Organizations beginning business intelligence (BI) initiatives often turn to external BI consultants for assistance. It is common for these organizations to include among their objectives self-sufficiency with BI. In other words, they are willing to pay for expert external assistance to get started, but they want - at some point in the future - to be able to design, build, operate and use BI applications on their own, without external assistance. This objective typically is expressed to the external consultant as a request for knowledge transfer to be included in the consulting engagement. My BI consulting firm has helped numerous clients on their journey toward BI self-sufficiency. These clients have achieved varying levels of success, largely due to key decisions they made along the way. This article discusses the elements of BI knowledge transfer that are critical to achieving self-sufficiency.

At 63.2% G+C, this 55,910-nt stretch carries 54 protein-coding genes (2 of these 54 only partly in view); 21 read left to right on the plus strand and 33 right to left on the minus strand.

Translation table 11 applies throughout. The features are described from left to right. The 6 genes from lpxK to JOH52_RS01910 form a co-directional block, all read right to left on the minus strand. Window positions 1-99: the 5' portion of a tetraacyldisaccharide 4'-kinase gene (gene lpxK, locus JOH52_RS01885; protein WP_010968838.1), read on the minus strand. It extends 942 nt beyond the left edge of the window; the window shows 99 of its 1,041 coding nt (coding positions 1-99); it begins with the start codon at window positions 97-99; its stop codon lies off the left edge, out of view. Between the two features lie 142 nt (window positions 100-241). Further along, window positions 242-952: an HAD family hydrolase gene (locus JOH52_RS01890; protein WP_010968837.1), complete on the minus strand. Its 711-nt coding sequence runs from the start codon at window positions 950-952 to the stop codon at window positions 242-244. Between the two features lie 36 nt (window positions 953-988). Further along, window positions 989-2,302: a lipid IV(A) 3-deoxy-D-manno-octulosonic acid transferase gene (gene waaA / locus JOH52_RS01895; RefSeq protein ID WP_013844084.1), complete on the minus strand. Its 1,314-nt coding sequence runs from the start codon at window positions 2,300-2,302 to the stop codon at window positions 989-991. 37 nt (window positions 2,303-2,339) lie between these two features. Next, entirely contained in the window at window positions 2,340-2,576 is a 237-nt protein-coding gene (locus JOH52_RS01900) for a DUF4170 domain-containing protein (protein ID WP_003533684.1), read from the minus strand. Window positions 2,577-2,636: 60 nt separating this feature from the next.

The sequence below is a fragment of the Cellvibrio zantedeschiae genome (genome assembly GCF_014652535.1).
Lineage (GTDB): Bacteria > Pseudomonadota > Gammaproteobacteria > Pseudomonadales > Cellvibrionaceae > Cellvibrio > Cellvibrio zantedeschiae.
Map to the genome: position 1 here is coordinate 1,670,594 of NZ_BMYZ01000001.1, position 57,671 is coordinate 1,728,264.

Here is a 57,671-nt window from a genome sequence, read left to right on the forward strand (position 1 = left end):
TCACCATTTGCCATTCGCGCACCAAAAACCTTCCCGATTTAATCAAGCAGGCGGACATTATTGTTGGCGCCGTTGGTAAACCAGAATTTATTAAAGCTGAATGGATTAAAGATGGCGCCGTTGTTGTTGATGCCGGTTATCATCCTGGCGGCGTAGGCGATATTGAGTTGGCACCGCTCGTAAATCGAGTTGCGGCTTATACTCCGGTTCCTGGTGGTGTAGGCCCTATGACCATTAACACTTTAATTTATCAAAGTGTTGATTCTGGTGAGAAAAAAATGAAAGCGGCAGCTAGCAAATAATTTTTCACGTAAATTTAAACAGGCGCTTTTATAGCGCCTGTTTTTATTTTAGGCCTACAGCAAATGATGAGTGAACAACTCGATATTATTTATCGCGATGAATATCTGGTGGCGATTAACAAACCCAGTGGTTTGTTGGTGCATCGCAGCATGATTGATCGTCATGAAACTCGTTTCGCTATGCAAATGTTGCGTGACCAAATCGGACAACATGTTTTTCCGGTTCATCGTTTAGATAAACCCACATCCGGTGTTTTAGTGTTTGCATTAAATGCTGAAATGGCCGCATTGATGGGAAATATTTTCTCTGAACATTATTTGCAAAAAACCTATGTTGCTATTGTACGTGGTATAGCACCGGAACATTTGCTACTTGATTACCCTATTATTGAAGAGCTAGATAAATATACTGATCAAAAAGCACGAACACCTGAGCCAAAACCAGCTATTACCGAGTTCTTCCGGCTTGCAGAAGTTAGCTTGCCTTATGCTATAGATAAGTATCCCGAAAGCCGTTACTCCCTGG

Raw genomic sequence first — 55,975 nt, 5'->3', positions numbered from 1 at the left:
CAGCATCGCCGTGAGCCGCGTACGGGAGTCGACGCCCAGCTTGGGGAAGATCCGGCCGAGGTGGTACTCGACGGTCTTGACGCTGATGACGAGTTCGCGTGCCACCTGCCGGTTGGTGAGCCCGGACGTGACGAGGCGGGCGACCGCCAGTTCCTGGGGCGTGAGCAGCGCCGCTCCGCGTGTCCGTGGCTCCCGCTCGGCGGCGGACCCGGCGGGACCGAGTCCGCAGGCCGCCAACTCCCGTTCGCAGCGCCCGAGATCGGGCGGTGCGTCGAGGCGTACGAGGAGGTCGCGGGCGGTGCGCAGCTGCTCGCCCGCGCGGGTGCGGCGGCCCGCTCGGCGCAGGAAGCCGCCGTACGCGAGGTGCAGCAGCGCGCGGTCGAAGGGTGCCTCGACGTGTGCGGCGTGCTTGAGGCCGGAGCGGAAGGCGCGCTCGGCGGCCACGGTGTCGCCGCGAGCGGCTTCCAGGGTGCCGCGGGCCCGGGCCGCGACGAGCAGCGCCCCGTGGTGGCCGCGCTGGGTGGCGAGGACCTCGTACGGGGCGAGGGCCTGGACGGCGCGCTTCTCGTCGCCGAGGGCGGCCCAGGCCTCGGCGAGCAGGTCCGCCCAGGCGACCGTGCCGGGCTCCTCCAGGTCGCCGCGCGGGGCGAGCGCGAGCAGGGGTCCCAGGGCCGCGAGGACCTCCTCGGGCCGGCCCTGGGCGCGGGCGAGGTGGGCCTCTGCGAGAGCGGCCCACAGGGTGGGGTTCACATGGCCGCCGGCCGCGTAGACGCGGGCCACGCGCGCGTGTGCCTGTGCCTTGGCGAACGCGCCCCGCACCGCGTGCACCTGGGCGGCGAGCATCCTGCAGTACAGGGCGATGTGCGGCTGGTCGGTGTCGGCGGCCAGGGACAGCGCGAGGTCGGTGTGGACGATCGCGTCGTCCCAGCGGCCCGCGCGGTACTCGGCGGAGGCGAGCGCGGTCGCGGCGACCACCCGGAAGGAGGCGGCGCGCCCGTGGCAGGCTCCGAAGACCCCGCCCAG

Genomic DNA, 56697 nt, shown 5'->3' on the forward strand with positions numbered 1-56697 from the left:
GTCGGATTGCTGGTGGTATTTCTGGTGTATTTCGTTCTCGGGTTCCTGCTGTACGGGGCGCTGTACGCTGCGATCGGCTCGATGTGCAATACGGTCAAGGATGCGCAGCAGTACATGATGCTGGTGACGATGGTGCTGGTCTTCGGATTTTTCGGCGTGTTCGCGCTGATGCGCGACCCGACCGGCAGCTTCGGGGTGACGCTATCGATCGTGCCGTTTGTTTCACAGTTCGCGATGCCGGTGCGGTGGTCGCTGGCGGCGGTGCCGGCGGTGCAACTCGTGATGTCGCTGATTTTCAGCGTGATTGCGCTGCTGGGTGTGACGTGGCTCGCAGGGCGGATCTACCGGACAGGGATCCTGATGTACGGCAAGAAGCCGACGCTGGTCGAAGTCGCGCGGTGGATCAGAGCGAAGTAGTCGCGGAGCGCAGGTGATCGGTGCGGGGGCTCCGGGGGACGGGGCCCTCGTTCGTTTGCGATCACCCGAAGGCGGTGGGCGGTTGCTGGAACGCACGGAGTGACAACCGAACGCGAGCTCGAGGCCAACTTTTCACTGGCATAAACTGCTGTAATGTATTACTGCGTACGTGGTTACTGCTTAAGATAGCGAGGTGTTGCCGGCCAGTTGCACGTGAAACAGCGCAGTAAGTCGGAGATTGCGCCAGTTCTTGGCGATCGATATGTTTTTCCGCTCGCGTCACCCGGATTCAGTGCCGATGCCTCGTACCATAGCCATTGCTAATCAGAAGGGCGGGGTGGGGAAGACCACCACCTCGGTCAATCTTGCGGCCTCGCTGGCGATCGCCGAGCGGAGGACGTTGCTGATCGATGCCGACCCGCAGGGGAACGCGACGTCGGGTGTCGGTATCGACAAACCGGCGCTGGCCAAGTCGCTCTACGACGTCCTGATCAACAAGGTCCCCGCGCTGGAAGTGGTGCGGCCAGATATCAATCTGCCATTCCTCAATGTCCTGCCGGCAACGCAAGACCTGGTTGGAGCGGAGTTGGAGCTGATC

It would seem obvious that, in order to become self-sufficient in BI, an organization must have a BI team capable of performing those tasks. This internal BI team is the intended recipient of the requested knowledge transfer. The money the organization is spending with the external BI consultant is in part an investment in developing its internal BI team. Sometimes clients forget that there must be internal people - a BI team - to whom they must transfer the knowledge. If an organization uses external assistance primarily because it doesn’t have the staff to do the work, then it probably doesn’t have the staff to receive the BI knowledge transfer from the external consultant.

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